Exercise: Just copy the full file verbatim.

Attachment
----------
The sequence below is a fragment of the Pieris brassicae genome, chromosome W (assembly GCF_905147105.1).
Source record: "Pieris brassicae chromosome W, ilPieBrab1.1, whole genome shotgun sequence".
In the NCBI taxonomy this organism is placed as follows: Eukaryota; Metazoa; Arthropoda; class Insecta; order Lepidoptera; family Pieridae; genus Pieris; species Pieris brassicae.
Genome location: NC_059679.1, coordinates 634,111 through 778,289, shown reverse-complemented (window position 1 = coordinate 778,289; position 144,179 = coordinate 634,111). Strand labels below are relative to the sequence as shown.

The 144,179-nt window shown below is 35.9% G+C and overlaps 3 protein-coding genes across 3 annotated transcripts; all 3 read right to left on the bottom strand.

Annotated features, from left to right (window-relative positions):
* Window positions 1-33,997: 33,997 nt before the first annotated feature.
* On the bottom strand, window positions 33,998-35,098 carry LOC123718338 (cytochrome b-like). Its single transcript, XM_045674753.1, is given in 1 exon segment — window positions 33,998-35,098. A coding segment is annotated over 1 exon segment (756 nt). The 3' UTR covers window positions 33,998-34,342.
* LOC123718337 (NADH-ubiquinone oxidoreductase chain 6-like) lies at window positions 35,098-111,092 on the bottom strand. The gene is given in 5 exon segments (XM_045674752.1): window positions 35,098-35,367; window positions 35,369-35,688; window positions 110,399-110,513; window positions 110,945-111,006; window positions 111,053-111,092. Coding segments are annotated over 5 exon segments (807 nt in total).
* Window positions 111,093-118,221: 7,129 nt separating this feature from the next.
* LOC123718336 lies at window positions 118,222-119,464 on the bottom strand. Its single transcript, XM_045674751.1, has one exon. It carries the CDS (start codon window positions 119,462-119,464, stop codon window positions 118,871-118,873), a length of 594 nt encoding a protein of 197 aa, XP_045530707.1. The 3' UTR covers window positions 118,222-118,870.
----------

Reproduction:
The sequence below is a fragment of the Pieris brassicae genome, chromosome W (assembly GCF_905147105.1).
Source record: "Pieris brassicae chromosome W, ilPieBrab1.1, whole genome shotgun sequence".
In the NCBI taxonomy this organism is placed as follows: Eukaryota; Metazoa; Arthropoda; class Insecta; order Lepidoptera; family Pieridae; genus Pieris; species Pieris brassicae.
Genome location: NC_059679.1, coordinates 634,111 through 778,289, shown reverse-complemented (window position 1 = coordinate 778,289; position 144,179 = coordinate 634,111). Strand labels below are relative to the sequence as shown.

The 144,179-nt window shown below is 35.9% G+C and overlaps 3 protein-coding genes across 3 annotated transcripts; all 3 read right to left on the bottom strand.

Annotated features, from left to right (window-relative positions):
* Window positions 1-33,997: 33,997 nt before the first annotated feature.
* On the bottom strand, window positions 33,998-35,098 carry LOC123718338 (cytochrome b-like). Its single transcript, XM_045674753.1, is given in 1 exon segment — window positions 33,998-35,098. A coding segment is annotated over 1 exon segment (756 nt). The 3' UTR covers window positions 33,998-34,342.
* LOC123718337 (NADH-ubiquinone oxidoreductase chain 6-like) lies at window positions 35,098-111,092 on the bottom strand. The gene is given in 5 exon segments (XM_045674752.1): window positions 35,098-35,367; window positions 35,369-35,688; window positions 110,399-110,513; window positions 110,945-111,006; window positions 111,053-111,092. Coding segments are annotated over 5 exon segments (807 nt in total).
* Window positions 111,093-118,221: 7,129 nt separating this feature from the next.
* LOC123718336 lies at window positions 118,222-119,464 on the bottom strand. Its single transcript, XM_045674751.1, has one exon. It carries the CDS (start codon window positions 119,462-119,464, stop codon window positions 118,871-118,873), a length of 594 nt encoding a protein of 197 aa, XP_045530707.1. The 3' UTR covers window positions 118,222-118,870.